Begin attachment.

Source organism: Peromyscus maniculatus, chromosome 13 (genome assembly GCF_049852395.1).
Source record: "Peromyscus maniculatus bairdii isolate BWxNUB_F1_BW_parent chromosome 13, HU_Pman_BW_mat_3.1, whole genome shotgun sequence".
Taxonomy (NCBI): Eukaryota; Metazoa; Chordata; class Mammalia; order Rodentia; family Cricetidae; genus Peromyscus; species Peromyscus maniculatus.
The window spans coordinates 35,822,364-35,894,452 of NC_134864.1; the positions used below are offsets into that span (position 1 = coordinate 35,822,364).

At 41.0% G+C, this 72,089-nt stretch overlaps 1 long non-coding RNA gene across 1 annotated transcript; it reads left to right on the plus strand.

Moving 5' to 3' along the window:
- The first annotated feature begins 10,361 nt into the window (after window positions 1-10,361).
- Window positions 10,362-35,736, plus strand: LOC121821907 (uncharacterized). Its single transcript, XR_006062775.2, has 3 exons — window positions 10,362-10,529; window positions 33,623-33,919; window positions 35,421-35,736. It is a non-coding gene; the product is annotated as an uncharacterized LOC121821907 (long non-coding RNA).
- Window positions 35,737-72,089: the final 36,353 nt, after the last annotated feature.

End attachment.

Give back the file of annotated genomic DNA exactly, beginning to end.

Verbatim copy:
Source organism: Peromyscus maniculatus, chromosome 13 (genome assembly GCF_049852395.1).
Source record: "Peromyscus maniculatus bairdii isolate BWxNUB_F1_BW_parent chromosome 13, HU_Pman_BW_mat_3.1, whole genome shotgun sequence".
Taxonomy (NCBI): Eukaryota; Metazoa; Chordata; class Mammalia; order Rodentia; family Cricetidae; genus Peromyscus; species Peromyscus maniculatus.
The window spans coordinates 35,822,364-35,894,452 of NC_134864.1; the positions used below are offsets into that span (position 1 = coordinate 35,822,364).

At 41.0% G+C, this 72,089-nt stretch overlaps 1 long non-coding RNA gene across 1 annotated transcript; it reads left to right on the plus strand.

Moving 5' to 3' along the window:
- The first annotated feature begins 10,361 nt into the window (after window positions 1-10,361).
- Window positions 10,362-35,736, plus strand: LOC121821907 (uncharacterized). Its single transcript, XR_006062775.2, has 3 exons — window positions 10,362-10,529; window positions 33,623-33,919; window positions 35,421-35,736. It is a non-coding gene; the product is annotated as an uncharacterized LOC121821907 (long non-coding RNA).
- Window positions 35,737-72,089: the final 36,353 nt, after the last annotated feature.